About this Show

Piers Morgan Live

News/Business. (2013) New.

NETWORK
CNN

DURATION
01:01:00

RATING

SCANNED IN
San Francisco, CA, USA

SOURCE
Comcast Cable

TUNER
Channel v759

VIDEO CODEC
mpeg2video

AUDIO CODEC
ac3

PIXEL WIDTH
1920

PIXEL HEIGHT
1080

TOPIC FREQUENCY

Hollywood 15, Us 12, Haiti 10, Corey 8, Sandy 6, Sean Penn 5, Michael Jackson 4, Julia Roberts 4, New York 4, Boston 4, Corey Feldman 4, Piers 3, Pam Anderson 3, United States 3, Subaru 2, Unitedhealthcare 2, Nsa 2, Bill Maher 2, Jerry Seinfeld 2, Jerry 2,
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  CNN    Piers Morgan Live    News/Business.  (2013) New.  

    October 28, 2013
    6:00 - 7:00pm PDT  

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ordered to stay 148 yards from the alleged victim. and wolf, this would be the end of the story, unless a sneaky sea lion is lurking off camera. you see that? he or she stole the show, as well as the fish. the cameras were filming the cooking show "chef on the water." very slick moves there. very slick, indeed. thank you for joining us, we're back in one hour, "piers morgan live" is next. this is the eve of the anniversary of hurricane sandy, and all eyes will be on the new york city marathon, over 40,000 will compete in the race, including those sponsored by the actor, sean penn.
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what if the biggest problem in hollywood is not drugs or alcohol. something that plagues schools and churches throughout the area. and beyond your wildest imagination, he will tell you all about it in a live prime time exclusive. we begin with the big story tonight, sean penn, a hollywood star with a passion that goes far beyond the silver screen. he is an american original, fighting to make the world a better place. he has the battle scars to prove it. he is the founder of the relief organization. looking very trim yourself, you're not running the marathon? >> no, i'm not running the marathon, i have to be there to observe properly. >> that will be very poignant. on a big scale, obviously, a first major marathon since boston. and we all know how that ended in such disaster. it is also a chance for you to bring these five haitian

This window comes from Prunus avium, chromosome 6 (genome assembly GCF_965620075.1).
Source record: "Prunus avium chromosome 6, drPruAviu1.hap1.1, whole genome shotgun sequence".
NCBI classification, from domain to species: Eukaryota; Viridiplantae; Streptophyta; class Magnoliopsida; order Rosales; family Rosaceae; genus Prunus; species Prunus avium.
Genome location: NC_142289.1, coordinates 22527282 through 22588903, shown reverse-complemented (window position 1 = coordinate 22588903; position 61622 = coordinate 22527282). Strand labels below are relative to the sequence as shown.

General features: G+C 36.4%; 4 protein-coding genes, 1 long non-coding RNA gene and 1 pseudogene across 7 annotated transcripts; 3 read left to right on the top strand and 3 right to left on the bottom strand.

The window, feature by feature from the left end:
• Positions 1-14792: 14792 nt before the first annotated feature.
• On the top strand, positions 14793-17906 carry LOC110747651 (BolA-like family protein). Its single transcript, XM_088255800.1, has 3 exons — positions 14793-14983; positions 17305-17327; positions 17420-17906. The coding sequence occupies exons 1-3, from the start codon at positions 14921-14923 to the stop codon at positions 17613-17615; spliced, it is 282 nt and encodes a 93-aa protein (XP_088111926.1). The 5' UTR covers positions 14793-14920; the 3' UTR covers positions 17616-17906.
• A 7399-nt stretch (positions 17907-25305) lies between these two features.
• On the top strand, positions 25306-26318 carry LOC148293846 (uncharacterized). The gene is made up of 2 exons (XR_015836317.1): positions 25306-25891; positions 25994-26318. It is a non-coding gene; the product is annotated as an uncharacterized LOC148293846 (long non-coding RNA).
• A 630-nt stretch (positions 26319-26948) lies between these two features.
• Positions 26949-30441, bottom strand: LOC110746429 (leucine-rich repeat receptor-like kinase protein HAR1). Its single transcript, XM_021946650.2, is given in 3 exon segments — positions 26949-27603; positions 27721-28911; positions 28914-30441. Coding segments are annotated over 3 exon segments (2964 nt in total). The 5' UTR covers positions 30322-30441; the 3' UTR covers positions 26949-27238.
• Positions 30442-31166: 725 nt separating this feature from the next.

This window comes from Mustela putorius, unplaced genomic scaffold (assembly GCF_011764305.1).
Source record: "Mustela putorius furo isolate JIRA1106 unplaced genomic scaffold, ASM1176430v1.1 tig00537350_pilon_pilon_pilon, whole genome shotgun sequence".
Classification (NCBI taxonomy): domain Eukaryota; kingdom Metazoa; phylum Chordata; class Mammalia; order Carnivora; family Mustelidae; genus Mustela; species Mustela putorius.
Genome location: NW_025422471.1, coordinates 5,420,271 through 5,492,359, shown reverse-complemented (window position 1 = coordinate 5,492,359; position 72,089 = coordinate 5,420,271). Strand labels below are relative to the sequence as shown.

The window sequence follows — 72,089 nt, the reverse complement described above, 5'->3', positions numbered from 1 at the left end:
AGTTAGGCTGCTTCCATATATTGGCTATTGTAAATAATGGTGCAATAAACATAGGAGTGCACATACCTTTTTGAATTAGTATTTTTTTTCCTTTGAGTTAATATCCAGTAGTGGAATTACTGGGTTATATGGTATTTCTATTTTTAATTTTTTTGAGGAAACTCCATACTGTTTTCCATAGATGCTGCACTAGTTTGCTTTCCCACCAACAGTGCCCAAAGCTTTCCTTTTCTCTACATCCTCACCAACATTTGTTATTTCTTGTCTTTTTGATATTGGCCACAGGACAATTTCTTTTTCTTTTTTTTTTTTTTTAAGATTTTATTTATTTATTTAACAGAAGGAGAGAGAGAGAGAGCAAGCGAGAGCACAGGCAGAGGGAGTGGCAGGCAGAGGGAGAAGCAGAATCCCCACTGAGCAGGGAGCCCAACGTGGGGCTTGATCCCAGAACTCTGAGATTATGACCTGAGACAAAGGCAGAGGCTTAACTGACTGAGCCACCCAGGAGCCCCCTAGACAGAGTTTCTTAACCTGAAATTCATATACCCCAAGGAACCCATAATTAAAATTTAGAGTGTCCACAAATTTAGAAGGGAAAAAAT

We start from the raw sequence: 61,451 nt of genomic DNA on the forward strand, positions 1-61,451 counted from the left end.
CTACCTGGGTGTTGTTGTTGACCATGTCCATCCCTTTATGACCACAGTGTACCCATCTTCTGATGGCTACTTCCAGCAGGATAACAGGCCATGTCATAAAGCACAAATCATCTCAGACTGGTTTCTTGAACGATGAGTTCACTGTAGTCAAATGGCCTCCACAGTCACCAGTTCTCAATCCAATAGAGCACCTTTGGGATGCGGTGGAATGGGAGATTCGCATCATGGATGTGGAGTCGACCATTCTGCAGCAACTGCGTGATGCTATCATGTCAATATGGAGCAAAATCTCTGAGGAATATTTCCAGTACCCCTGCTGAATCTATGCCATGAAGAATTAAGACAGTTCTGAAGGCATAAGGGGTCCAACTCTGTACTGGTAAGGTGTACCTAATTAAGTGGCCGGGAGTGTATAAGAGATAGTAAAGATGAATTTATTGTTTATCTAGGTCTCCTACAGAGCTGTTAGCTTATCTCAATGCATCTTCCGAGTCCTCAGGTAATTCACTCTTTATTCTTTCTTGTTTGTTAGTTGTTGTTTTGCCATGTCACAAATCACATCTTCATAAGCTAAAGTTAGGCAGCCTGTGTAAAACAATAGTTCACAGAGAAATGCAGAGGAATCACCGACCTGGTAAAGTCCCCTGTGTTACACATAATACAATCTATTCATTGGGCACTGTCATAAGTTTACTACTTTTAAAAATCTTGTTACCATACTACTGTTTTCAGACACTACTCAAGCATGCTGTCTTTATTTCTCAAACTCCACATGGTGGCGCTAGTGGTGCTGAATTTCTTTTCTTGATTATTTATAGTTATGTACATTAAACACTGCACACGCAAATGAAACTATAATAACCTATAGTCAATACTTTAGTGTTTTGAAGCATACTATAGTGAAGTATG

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runners, all from very different backgrounds, to come and run. you're sponsoring them and you will be there at the finishing line. tell me why you're doing this. >> well, i think for one thing, you brought up hurricane sandy. and so on. it does occur to me when hurricane sandy happened having gone through what the haitians had gone through and through all the hurricanes they go through, in addition to the earthquake, there was this incredible feeling of solidarity. and i think that the runners themselves are you know, there is -- none of the runners from the haitian team will have ever entered weather below 75 degrees farenheit. but i think that is one of the things that they take a lot of pride in coming to new york. also because i think that they have a great feeling of gratitude for the support that the united states and the people of the united states have given their country, following that earthquake. and -- but also, there are -- it is the chance to bring haiti
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back onto the world stage. and then each of them have their own, you know, very personal stories and those are finally the things that any broader mission is -- you know, finds its value in, when you find that the pride of the individuals in that country, within which you work -- >> well, the extraordinary thing to me, having only witnessed the new york situation after hurricane sandy because i was there when it happened, trying to imagine what it was like in haiti. and you know that better than most, you spent so much time there. but the resiliency and the spirit of people when these things happen is absolutely extraordinary. i saw it in new york, you saw it firsthand in haiti. what is it about the human spirit that reacts, do you think, in such a remarkable way to terrible natural disasters? >> well, i don't know if i like the word "reduces," but it
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brings us to our most commonality of circumstances, when it comes right down to it, the things, the acts are mostly circumstantial, that come out of an area that are our weaknesses. we recognize the frailty, the position we are in against mother nature. the weakness we are put in against violence. so there is a commonalty that has only one direction to go, and it is forward. and i think it is one of the symbolic aspects of this long run for haiti, the team that is coming in. >> well, let's just take a look at some of them. three of the five runners who talk about why they're doing this, and the motivation. >> right after the earthquake, i stopped running because most of the things were destroyed in my country. i had lost all hope, i decided to run again, and running